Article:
Whether it’s your first home or your next home, house hunting is exciting. But before you start looking at properties, pause for a moment and dedicate some time to thinking about your future financial and housing needs.
According to data from the National Association of Realtors®, homeowners stay in their homes an average of 8 years before moving. Since you and your mortgage will probably be together for some time, you’ll benefit from fully understanding how it works. Your home-buying team should be there to help you.
Here are 10 questions to ask your lender before purchasing a new home:
1. What can I comfortably afford?
Your lender will preapprove you for a specific loan amount based on an analysis of your creditworthiness, income, assets and debts. When discussing what’s comfortable for you, be sure to consider all the home’s expenses, including taxes, homeowners insurance, any homeowners association dues, utility costs and maintenance. A good rule of thumb: Keep your total housing payment, including taxes and insurance, below 28% of your gross monthly income (your pre-tax paycheck amount). Using a mortgage qualification calculator can also help you determine how much you can afford.
2. Which loans do I qualify for?
Your lender will talk with you about your options, each with its own pros and cons. With a conventional fixed-rate mortgage, for example, your monthly payment will stay the same over the life of the loan. An adjustable-rate mortgage (ARM) has a variable rate that may adjust up or down after the initial fixed-rate period expires—like with a 5/5 ARM, where your monthly payment can change after 5 years. Some home loans, like VA loans, may not require a down payment. Ask your lender about the mortgages they offer and the requirements of each.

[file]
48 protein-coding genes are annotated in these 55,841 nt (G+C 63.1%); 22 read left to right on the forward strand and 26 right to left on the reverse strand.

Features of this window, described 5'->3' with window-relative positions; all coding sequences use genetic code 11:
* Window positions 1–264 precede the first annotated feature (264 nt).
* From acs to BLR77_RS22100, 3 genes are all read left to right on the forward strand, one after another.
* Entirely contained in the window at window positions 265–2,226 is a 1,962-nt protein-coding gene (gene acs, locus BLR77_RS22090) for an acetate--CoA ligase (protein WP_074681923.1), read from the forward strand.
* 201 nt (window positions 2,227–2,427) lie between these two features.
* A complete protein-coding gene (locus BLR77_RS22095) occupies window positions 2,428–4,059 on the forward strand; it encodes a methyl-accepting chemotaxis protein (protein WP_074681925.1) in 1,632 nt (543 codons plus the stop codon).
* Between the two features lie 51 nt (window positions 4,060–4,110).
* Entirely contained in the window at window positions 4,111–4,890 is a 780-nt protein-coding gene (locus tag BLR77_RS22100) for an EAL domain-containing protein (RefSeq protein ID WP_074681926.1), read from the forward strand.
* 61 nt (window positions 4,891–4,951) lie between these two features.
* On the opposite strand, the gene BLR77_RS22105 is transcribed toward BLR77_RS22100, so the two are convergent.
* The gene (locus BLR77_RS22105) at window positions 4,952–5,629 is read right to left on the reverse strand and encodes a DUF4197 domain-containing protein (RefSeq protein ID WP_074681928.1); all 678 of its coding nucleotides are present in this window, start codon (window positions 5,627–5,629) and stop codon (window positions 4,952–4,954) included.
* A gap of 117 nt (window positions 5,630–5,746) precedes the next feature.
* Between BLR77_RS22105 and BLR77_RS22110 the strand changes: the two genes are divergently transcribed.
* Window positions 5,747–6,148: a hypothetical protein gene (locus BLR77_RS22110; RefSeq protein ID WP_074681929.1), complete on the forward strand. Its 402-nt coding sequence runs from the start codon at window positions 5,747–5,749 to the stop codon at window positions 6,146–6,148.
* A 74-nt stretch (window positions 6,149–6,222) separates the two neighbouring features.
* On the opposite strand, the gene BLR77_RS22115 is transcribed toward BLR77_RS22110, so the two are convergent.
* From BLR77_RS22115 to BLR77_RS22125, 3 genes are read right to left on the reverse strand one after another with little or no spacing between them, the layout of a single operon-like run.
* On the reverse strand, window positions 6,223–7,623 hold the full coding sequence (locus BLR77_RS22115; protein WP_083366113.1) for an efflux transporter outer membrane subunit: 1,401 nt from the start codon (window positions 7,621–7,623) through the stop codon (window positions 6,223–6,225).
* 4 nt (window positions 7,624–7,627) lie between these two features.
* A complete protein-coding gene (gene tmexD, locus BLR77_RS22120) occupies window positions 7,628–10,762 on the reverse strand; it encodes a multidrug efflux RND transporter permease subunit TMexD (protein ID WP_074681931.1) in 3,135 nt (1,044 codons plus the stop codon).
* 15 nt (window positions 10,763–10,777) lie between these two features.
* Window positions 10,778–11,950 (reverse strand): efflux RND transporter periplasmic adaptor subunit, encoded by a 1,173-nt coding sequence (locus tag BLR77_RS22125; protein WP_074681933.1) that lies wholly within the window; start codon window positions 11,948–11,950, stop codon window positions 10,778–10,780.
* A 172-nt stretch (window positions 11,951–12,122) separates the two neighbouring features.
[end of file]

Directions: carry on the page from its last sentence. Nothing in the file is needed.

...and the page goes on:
3. How much will you need for your down payment?
Your lender can help you determine if you qualify for loans, such as VA loans, that offer options for a low- or no-down payment. A higher down payment, however, will usually lower your monthly payments and help you secure a lower interest rate. Use a down payment calculator to compare different down payment scenarios.
4. What’s PMI? Do I have to pay it?
Private mortgage insurance, or PMI, is sometimes required when the down payment is less than 20% of the home’s sale price. Exceptions include VA loans and some other special mortgage options, like all those offered by Navy Federal Credit Union. Learn more about PMI and how it can be eliminated when equity reaches a certain percentage of the appraised value.
5. What interest rate do I qualify for? How can I lower it?
The interest rate has a direct impact on your monthly payment—the higher the interest rate, the higher your payment. To compare lenders, ask which annual percentage rate (APR) you qualify for, which includes the lender’s fees. If you’re early in your home-buying journey, you can also ask your lender for tips to help you lower your interest rate as well as actions to avoid that may raise your interest rate. For example, many mortgage lenders will advise against opening a new line of credit before you settle so as not to lower your credit score temporarily.
6. What will my monthly payment be?